3.2. Solar Rooftop

Solar rooftops are simply the installation of solar panels on the roof of every residential or commercial building and are suitable in both urban and rural areas. Most of the used building’s roofs are vacant either fully or partially. Solar rooftops are divided into two categories, simple “rooftop solar (except net metering)” and “net metering rooftop solar” systems. In a “net metering rooftop solar” system, the prosumer (who produces and consumes electricity) will consume electricity first, and the excess amount is sold to neighboring consumers/the grid [50][74]. This system is also called “swarm electrification”. Net energy metering (NEM) is a bi-directional meter that can calculate electricity in two directions, from the grid to the customer (import) and from the customer to the grid (export). The eligible customers under NEM are classified into three categories, domestic consumers, commercial consumers, and industrial consumers. The customer’s electric bill is calculated (in KWh) from the net energy recorded on the meter, i.e., the net energy consumption from the grid minus the energy provided to the grid. After a certain clearing period, the consumer is either compensated or charged for the remaining electricity import or export.
In July 2018, the Government circulated the NEM standard to allocate rooftop solar electricity added to the grid. To progress this, in 2019, the GoB, SREDA, and SOLshare commenced a test scheme that connected electricity to new families. Furthermore, Grameen Shakti and SOLshare have been mounting peer-to-peer electricity exchange networks [51][76].
The GoB of Bangladesh has already fulfilled the target of installing 116 systems (capacity 39.53 MW) of decentralized Rooftop Solar Except Net Metering and 1270 systems (capacity 23.027 MW) of Net Metering Rooftop Solar. The government is also encouraging industries to set up solar PV to balance a portion of their energy demand from rooftop solar energy.

3.3. Solar Irrigation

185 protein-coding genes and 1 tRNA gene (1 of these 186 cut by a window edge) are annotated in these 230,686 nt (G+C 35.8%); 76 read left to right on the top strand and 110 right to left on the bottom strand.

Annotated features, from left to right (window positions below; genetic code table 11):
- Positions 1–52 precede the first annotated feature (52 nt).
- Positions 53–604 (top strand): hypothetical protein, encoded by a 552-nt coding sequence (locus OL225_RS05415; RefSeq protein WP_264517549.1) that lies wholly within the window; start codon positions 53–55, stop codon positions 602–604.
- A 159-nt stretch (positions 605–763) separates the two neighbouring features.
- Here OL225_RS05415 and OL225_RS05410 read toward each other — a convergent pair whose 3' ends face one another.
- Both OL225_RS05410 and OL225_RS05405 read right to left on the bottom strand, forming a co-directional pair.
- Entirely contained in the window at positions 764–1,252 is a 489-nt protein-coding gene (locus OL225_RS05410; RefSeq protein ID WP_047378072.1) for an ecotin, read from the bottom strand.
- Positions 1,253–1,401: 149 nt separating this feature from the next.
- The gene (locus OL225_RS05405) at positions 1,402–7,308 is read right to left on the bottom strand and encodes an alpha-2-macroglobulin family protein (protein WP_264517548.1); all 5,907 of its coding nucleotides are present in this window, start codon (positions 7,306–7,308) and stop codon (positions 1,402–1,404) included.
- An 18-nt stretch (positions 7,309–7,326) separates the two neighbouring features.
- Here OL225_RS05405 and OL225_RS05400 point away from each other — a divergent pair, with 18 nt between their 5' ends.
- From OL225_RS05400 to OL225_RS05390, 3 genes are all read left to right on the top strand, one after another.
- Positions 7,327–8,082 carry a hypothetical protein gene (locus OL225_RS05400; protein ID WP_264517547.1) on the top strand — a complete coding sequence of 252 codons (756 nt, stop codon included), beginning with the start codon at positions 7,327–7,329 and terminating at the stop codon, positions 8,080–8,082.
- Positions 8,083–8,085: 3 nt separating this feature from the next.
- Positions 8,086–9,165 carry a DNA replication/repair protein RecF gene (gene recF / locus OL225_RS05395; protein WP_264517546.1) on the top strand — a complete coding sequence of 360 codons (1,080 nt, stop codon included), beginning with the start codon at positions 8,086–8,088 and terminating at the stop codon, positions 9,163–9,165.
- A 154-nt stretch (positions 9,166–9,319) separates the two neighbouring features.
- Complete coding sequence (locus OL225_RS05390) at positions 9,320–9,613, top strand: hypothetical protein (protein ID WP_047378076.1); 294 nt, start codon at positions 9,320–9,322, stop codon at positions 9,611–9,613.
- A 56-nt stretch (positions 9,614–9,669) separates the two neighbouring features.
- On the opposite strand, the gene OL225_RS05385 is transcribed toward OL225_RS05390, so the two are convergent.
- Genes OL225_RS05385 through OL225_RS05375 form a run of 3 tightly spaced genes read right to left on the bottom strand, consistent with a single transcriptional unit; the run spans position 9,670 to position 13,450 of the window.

Bangladesh is an agro-based country, and agriculture is one of the major sectors behind the economic growth of the country [52][77]. Approximately two-thirds of the total population is directly or indirectly involved in agriculture [53][42]. In 2019, the share of agriculture in the GDP was 13.32% [54][48]. Because of the tropical to sub-tropical location of the country, irrigation plays a vital role in agriculture [55][78]. Currently, 1.34 million diesel driven water pumps are running for irrigation purposes, and spending on petroleum costs more than USD 1 billion yearly [56][79]. Solar-based irrigation is cheap and more eco-friendly than conventional diesel-based irrigation systems [57][43]. It enables farmers to improve crop yields and can ensure food security. That is why the GoB has devised a plan to install solar-based irrigation to reduce the fuel cost as well as to reduce greenhouse gas emissions [58][80]. It is noted that floods have occurred more frequently in Bangladesh [59][81] during the monsoon season, which could affect the safety and performance of solar PV. To avoid the flood risk, solar components should be installed above the flood water level. In Bangladesh, approximately 6000 farmers now trust solar irrigation pumps, which are eco-friendly, greener, cleaner, and cheaper than diesel-based pumps. Already, the country has installed 2014 solar irrigation pumps, which have a combined electricity generation capacity of 44.338 MW per hour, and approximately 96 pumps with a capacity of 3.796 MW are under the ongoing implementation phase. 3.4. Solar Mini-Grids, Solar Micro-Grids, Solar Nano-Grids, and Solar Pico-Grids Though SHSs are successful in rural and remote areas where grid connection is not possible, the demand is more focused on grid-like quality power to run fans, fridges, small shops, small manufacturing systems, and small and medium-sized enterprises, i.e., rice mills, oil mills, spices mill, etc., which enforces the need to discover a reliable electricity system. Moreover, poor people use electricity for lighting purposes only, but middle-income people have more demand for operating fridges, fans, televisions, and charging batteries [60][44]. That is why the GoB has attempted to expand solar mini-grid, micro-grid, nano-grid, and pico-grid projects that provide electricity to domestic and mini-commercial users to encourage commercial activities in remote locations. The definitions for solar mini-grids, micro-grids. In Monpura island of Bangladesh, the SREDA, UNDP, and the GEF have successfully installed solar mini-grids under IDCOL’s mini-grid projects, and about 1199 households are experiencing this electricity [61][83]. The token snapshot of the solar mini-grid is shown in Figure S4 [61][83].